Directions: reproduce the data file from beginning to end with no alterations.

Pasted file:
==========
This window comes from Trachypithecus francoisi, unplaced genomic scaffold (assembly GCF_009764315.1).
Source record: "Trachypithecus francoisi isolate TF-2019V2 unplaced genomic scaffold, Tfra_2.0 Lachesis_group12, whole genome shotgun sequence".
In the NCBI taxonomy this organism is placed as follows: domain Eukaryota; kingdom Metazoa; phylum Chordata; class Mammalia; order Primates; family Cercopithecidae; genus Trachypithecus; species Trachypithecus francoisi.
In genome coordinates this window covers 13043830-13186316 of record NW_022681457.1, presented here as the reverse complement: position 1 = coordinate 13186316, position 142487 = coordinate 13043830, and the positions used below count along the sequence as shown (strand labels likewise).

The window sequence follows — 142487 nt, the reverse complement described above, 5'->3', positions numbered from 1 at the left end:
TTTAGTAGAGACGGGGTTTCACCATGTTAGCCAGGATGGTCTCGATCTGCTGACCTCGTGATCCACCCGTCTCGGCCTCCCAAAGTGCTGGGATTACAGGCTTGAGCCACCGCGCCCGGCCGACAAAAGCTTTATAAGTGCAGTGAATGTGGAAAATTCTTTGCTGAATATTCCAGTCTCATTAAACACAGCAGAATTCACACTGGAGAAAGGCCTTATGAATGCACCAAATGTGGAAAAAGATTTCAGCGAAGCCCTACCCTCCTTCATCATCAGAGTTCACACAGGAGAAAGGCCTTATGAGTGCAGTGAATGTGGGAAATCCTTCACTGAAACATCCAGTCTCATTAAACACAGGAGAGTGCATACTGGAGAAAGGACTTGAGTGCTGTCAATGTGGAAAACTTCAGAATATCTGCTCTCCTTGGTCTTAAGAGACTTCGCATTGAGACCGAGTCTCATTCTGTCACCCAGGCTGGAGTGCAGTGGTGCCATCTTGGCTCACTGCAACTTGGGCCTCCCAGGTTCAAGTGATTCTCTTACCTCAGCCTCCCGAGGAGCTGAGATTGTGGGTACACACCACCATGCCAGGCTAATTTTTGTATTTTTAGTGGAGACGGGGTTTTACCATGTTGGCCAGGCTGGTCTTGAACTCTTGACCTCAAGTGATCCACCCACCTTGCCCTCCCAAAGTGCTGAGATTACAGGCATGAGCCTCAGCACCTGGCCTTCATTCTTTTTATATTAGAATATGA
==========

This window comes from Trachypithecus francoisi, unplaced genomic scaffold (assembly GCF_009764315.1).
Source record: "Trachypithecus francoisi isolate TF-2019V2 unplaced genomic scaffold, Tfra_2.0 Lachesis_group12, whole genome shotgun sequence".
In the NCBI taxonomy this organism is placed as follows: domain Eukaryota; kingdom Metazoa; phylum Chordata; class Mammalia; order Primates; family Cercopithecidae; genus Trachypithecus; species Trachypithecus francoisi.
In genome coordinates this window covers 13043830-13186316 of record NW_022681457.1, presented here as the reverse complement: position 1 = coordinate 13186316, position 142487 = coordinate 13043830, and the positions used below count along the sequence as shown (strand labels likewise).

The window sequence follows — 142487 nt, the reverse complement described above, 5'->3', positions numbered from 1 at the left end:
TTTAGTAGAGACGGGGTTTCACCATGTTAGCCAGGATGGTCTCGATCTGCTGACCTCGTGATCCACCCGTCTCGGCCTCCCAAAGTGCTGGGATTACAGGCTTGAGCCACCGCGCCCGGCCGACAAAAGCTTTATAAGTGCAGTGAATGTGGAAAATTCTTTGCTGAATATTCCAGTCTCATTAAACACAGCAGAATTCACACTGGAGAAAGGCCTTATGAATGCACCAAATGTGGAAAAAGATTTCAGCGAAGCCCTACCCTCCTTCATCATCAGAGTTCACACAGGAGAAAGGCCTTATGAGTGCAGTGAATGTGGGAAATCCTTCACTGAAACATCCAGTCTCATTAAACACAGGAGAGTGCATACTGGAGAAAGGACTTGAGTGCTGTCAATGTGGAAAACTTCAGAATATCTGCTCTCCTTGGTCTTAAGAGACTTCGCATTGAGACCGAGTCTCATTCTGTCACCCAGGCTGGAGTGCAGTGGTGCCATCTTGGCTCACTGCAACTTGGGCCTCCCAGGTTCAAGTGATTCTCTTACCTCAGCCTCCCGAGGAGCTGAGATTGTGGGTACACACCACCATGCCAGGCTAATTTTTGTATTTTTAGTGGAGACGGGGTTTTACCATGTTGGCCAGGCTGGTCTTGAACTCTTGACCTCAAGTGATCCACCCACCTTGCCCTCCCAAAGTGCTGAGATTACAGGCATGAGCCTCAGCACCTGGCCTTCATTCTTTTTATATTAGAATATGA